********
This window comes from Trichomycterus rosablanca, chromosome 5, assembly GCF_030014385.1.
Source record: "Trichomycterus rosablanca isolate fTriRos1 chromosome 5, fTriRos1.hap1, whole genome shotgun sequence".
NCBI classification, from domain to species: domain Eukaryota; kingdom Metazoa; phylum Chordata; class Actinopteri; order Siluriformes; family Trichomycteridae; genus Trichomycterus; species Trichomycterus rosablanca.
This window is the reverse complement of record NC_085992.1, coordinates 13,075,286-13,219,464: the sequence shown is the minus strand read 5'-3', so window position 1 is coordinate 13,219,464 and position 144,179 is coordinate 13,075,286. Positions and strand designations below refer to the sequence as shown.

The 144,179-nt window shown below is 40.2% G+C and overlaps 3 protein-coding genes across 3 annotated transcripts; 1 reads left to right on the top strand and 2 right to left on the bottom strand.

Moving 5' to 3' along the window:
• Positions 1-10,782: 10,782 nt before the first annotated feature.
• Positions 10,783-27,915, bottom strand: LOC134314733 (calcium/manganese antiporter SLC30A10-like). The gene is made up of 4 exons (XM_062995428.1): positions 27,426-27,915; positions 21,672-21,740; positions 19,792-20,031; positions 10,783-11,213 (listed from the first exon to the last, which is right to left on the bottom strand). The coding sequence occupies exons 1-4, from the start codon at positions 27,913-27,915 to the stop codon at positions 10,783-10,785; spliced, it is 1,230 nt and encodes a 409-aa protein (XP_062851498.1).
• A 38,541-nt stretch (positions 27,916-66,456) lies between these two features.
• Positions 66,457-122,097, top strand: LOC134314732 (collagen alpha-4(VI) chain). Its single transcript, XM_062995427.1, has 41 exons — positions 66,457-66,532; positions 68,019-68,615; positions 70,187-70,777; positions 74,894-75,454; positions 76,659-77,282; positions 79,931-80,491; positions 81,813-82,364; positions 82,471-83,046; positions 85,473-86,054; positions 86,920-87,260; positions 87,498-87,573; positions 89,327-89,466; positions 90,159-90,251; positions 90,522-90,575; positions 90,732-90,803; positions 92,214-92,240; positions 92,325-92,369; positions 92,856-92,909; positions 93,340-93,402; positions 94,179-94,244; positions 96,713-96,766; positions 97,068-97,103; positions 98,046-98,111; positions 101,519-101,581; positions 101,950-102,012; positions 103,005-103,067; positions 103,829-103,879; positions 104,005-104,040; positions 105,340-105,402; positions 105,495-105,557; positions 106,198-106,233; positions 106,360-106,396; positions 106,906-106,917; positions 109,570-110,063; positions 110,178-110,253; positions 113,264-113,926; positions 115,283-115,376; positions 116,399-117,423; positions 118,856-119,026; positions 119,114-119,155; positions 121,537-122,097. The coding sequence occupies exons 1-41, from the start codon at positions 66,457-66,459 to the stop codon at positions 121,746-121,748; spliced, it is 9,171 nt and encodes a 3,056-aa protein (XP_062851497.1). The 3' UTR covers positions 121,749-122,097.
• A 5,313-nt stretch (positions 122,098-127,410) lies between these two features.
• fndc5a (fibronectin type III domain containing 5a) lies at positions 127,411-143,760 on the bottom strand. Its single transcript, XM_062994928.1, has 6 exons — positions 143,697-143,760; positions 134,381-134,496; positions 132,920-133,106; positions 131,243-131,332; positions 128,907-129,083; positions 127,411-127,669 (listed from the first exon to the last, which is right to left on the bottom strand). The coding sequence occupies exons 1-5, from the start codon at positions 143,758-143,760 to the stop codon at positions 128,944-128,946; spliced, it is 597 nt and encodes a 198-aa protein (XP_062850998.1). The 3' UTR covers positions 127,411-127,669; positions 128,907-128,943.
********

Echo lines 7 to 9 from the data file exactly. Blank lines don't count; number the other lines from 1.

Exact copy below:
• Positions 1-10,782: 10,782 nt before the first annotated feature.
• Positions 10,783-27,915, bottom strand: LOC134314733 (calcium/manganese antiporter SLC30A10-like). The gene is made up of 4 exons (XM_062995428.1): positions 27,426-27,915; positions 21,672-21,740; positions 19,792-20,031; positions 10,783-11,213 (listed from the first exon to the last, which is right to left on the bottom strand). The coding sequence occupies exons 1-4, from the start codon at positions 27,913-27,915 to the stop codon at positions 10,783-10,785; spliced, it is 1,230 nt and encodes a 409-aa protein (XP_062851498.1).
• A 38,541-nt stretch (positions 27,916-66,456) lies between these two features.